Most years, we’re savouring the first cherries right around now, as they normally ripen locally by the end of June. But if you’ve been frequenting the farmers’ markets, you’ve been eating cherries for weeks, since the sweet cherries, like most other seasonal produce, have come a full two weeks early.
The cherry is the fleshy stone fruit of the Prunus plant and comes in a range of sweet and sour varieties. There are over 1000 varieties of cherry but only about 10% of those are grown on a commercial scale. Most common are the sweet Bing, the sour Montmorency and the yellow-fleshed Rainier, although some Ontario farmers grow many more. If farmers’ don’t have their cherries labelled by variety at market, ask, because there are actually many varieties that are better tasting than those bland Bings.
The history of the cherry dates back to prehistoric times, and was introduced to England by Henry VIII. In North America, while wild cherries were native to the continent, the more traditional varieties we know were brought by French and English explorers and settlers. Prime cherry-growing regions include Southern Ontario, Michigan and British Columbia.
Cherries are often trotted out as one of the “superfruits” because of their high levels of anti-oxidants, with some websites claiming that sour cherry juice cures everything from gout to fibromyalgia and arthritis. I’m not sure I believe all the stories about the curative properties of cherries, after all, a lot more work needs to be done on anti-oxidants to determine how much good they really do and how much of any one item we need to eat to reap the benefits (Attention, Michigan cherry farmers and marketers – IP addresses are being logged – death threats for not believing in all the cherry hype will be forwarded to your local police department), but we can all still enjoy cherries because they taste great and are wonderfully versatile.
When purchasing fresh cherries, they should be unblemished and plump. sweet cherries should be dark and firm, while sour cherries will have more give and be lighter in colour. Avoid cherries with cuts, bruises or splits. Cherries can be stored in the fridge for 2 to 3 days; wash just before eating. To freeze, pit the cherries and and spread in a single layer on a cookie sheet, then transfer to a freezer bag. The fruit can be preserved by freezing, drying or pickling and cherries preserved in vodka or rum is a popular holiday treat.
Besides the ubiquitous (and delicious) pie, cherries are great for sauces, ice cream, cakes and even added to salads.
Spicy Cherry Soup
My favourite thing to do with sweet cherries is to stew them and then freeze the cherry soup to enjoy in winter. This is an opportunity to use up any cherries that are slightly over-ripe or too soft to eat.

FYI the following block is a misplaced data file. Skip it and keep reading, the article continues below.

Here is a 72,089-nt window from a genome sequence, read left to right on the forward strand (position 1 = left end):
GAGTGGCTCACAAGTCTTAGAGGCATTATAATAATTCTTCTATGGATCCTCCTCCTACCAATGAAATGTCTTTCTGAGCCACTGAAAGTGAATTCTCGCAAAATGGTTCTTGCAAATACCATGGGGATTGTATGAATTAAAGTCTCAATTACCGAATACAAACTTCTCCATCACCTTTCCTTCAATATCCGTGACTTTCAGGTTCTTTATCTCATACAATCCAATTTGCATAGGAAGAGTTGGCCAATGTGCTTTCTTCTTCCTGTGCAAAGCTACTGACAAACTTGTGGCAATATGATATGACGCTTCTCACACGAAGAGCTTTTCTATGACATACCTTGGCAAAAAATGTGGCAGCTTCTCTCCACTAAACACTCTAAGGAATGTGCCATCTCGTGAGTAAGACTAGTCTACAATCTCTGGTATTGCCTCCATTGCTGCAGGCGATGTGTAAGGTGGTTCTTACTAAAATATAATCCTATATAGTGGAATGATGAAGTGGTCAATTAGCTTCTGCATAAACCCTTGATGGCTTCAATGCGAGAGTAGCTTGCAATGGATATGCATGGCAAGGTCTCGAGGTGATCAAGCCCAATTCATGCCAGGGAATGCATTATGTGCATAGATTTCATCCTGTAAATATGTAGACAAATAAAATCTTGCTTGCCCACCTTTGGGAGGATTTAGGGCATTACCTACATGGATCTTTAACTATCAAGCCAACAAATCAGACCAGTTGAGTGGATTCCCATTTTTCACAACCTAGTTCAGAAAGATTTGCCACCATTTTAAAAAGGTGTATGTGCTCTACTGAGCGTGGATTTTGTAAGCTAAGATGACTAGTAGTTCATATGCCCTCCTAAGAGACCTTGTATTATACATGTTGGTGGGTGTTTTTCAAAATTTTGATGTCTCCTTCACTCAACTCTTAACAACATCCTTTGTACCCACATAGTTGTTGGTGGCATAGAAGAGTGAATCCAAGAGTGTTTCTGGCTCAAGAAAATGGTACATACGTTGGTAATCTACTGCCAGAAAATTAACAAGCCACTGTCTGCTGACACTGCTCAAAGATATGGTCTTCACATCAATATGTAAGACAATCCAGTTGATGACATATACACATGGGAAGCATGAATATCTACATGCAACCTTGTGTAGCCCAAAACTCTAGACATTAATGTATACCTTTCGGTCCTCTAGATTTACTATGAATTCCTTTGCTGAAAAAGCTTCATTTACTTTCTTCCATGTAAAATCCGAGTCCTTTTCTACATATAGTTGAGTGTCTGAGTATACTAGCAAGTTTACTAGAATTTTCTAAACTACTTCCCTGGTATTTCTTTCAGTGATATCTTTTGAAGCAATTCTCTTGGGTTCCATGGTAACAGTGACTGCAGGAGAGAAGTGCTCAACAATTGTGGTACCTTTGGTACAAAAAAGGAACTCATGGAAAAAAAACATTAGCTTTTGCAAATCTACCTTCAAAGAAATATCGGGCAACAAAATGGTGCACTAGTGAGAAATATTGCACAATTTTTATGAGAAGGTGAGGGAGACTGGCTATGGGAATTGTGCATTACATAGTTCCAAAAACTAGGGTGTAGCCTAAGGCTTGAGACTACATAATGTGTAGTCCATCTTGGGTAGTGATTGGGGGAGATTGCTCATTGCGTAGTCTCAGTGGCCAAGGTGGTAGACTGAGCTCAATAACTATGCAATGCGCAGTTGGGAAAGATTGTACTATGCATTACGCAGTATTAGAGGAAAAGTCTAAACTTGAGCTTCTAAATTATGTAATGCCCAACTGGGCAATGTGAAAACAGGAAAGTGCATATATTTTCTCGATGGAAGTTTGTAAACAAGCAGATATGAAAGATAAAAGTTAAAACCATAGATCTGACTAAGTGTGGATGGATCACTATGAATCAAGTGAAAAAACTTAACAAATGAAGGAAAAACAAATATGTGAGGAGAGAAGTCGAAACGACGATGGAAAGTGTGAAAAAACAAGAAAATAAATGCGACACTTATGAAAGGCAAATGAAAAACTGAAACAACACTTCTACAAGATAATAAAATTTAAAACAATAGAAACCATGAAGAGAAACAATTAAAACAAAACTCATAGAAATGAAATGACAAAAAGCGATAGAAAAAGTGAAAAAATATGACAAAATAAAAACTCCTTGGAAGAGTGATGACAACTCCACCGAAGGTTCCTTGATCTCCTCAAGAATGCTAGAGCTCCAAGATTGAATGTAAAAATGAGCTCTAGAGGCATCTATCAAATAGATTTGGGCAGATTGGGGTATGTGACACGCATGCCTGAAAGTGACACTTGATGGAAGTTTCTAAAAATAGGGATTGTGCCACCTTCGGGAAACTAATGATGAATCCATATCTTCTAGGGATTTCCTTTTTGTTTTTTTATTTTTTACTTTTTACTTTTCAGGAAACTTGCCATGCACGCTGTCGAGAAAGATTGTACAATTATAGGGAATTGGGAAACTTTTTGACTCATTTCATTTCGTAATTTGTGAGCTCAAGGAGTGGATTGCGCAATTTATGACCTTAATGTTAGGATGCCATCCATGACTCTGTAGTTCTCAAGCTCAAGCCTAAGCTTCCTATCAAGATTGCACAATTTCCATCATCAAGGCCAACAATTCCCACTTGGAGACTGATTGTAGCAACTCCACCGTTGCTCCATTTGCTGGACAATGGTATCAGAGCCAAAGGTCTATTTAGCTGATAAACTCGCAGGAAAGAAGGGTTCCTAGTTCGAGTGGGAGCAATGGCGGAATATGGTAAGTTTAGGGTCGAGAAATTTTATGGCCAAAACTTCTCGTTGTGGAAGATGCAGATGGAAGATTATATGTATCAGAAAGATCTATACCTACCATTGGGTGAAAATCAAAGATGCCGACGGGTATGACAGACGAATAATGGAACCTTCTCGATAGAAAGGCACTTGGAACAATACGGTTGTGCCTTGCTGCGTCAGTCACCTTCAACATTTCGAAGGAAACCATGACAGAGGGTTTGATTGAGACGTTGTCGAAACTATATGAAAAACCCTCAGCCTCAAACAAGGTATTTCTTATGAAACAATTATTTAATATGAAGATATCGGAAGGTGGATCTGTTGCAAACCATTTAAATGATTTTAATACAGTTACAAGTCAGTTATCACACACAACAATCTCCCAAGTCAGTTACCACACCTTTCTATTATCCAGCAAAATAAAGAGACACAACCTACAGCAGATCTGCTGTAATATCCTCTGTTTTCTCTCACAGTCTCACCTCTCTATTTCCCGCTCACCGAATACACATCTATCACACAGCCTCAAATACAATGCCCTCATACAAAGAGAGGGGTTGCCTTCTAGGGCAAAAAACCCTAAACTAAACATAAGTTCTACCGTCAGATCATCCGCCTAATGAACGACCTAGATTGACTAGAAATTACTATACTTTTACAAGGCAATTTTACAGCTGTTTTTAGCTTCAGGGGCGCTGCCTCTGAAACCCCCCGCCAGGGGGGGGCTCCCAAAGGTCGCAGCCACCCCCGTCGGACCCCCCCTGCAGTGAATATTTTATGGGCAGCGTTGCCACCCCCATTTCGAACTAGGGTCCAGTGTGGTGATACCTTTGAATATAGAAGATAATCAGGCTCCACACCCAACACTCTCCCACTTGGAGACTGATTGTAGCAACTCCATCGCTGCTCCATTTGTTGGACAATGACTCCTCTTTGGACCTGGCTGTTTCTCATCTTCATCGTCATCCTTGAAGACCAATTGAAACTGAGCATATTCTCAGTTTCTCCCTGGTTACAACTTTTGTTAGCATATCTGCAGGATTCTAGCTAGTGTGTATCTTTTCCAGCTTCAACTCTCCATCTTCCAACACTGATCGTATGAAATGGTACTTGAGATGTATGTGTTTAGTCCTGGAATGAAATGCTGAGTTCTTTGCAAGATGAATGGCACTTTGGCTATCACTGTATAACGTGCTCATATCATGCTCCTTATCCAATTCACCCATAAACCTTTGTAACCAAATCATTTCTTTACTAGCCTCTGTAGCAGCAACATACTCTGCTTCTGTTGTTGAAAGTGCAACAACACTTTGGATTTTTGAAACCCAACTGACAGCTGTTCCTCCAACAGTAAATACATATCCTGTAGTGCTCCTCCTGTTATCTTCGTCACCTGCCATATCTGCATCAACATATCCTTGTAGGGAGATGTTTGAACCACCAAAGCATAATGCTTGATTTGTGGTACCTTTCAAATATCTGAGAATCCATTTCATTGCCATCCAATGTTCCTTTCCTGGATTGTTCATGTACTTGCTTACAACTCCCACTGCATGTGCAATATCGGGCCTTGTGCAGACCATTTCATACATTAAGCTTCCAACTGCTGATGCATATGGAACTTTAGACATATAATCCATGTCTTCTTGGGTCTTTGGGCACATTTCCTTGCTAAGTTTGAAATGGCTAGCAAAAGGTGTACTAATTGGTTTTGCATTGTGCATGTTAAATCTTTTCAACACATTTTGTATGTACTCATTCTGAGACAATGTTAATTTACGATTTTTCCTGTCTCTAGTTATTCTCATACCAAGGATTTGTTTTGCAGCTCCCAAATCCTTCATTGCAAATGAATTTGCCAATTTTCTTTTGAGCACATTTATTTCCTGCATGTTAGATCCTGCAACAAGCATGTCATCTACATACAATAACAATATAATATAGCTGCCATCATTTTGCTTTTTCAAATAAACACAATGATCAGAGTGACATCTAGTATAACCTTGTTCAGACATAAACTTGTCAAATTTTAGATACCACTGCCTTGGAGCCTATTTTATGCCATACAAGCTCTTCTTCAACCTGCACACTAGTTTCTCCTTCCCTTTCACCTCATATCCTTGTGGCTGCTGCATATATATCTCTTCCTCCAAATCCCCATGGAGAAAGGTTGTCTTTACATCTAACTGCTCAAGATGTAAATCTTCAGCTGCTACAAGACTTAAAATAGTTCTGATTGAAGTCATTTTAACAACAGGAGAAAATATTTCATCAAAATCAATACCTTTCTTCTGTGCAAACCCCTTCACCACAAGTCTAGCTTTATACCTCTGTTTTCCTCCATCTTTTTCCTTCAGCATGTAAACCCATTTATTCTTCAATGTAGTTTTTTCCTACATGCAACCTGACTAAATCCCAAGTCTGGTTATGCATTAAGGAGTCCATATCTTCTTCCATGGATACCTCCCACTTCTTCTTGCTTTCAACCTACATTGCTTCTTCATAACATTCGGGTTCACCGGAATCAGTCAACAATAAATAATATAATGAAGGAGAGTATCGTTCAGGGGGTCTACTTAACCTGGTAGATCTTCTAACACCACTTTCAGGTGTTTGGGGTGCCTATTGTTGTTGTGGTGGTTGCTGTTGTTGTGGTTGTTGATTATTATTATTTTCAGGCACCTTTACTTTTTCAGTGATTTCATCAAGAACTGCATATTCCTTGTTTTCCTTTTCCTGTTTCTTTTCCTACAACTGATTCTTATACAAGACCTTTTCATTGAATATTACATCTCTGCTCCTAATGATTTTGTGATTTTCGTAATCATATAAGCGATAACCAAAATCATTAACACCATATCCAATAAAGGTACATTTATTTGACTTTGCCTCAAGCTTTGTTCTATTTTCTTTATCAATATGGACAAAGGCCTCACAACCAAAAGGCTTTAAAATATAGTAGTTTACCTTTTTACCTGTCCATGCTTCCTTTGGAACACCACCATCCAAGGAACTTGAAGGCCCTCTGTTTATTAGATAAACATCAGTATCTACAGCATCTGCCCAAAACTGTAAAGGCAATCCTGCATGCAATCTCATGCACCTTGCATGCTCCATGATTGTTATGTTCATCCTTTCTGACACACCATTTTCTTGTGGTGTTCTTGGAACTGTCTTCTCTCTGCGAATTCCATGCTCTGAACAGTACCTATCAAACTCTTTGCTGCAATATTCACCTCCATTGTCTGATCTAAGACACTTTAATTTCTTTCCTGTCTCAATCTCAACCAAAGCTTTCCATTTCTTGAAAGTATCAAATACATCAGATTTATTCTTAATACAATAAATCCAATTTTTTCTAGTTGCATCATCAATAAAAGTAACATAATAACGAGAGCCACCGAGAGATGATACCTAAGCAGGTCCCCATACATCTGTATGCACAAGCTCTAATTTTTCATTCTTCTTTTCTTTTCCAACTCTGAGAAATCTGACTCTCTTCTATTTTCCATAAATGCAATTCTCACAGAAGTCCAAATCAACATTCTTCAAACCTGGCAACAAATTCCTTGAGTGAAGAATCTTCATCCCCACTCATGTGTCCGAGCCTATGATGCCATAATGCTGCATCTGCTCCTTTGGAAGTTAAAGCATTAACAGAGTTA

2 quarts of pitted sweet cherries
1 cup sugar
the zest of 1 lemon, plus 1 Tbsp lemon juice
1/2 tsp cardamom
Place cherries in a heavy saucepan and just barely cover with cold water. Add sugar and bring to a boil.
When cherries are boiling, reduce to a simmer and add the cardamom, grated lemon zest, salt and the lemon juice to the pot.
Cook the cherries until tender but not mushy – this will only take about 5 minutes. Taste for flavour and adjust seasoning as necessary. Remove from heat and chill, or serve warm. Serve with dollops of whipped cream or vanilla yogurt. To freeze, split the soup into individual servings.
Tart Pickled Cherries in the French Style
From The Good Stuff Cookbook by Helen Witty (Workman Publishing)
1 pound ripe, firm, Bing, Lambert, or other sweet cherries (sour cherries may be substituted)
5 or 6 sprigs (each at lest 4 inches long) fresh tarragon
3/4 cup vinegar
1/4 cup sugar
2 teaspoons fine, non-iodized salt
Sort the cherries, discarding any with soft spots or blemishes. Rinse and drain them. Clip the stems to 1/2 inch. Roll the cherries in a towel to remove all possible moisture.
Rinse the tarragon sprigs and pat them dry. Drop them into a dry, sterilized 1 quart canning jar. Add the cherries, which should not quite fill the jar.
Stir together in a saucepan the vinegar, sugar, and salt. Heat over medium heat to simmering, stirring, until the sugar and salt have dissolved. Cool the liquid completely.
Pour the cooled liquid over the cherries, being sure to cover them completely. Remove any bubbles, adding more liquid if necessary. Leave about 1/2 inch of headspace. Seal the jar with a sterilized two-piece canning lid according to manufacturer’s directions. Store cherries for at least a month before serving them.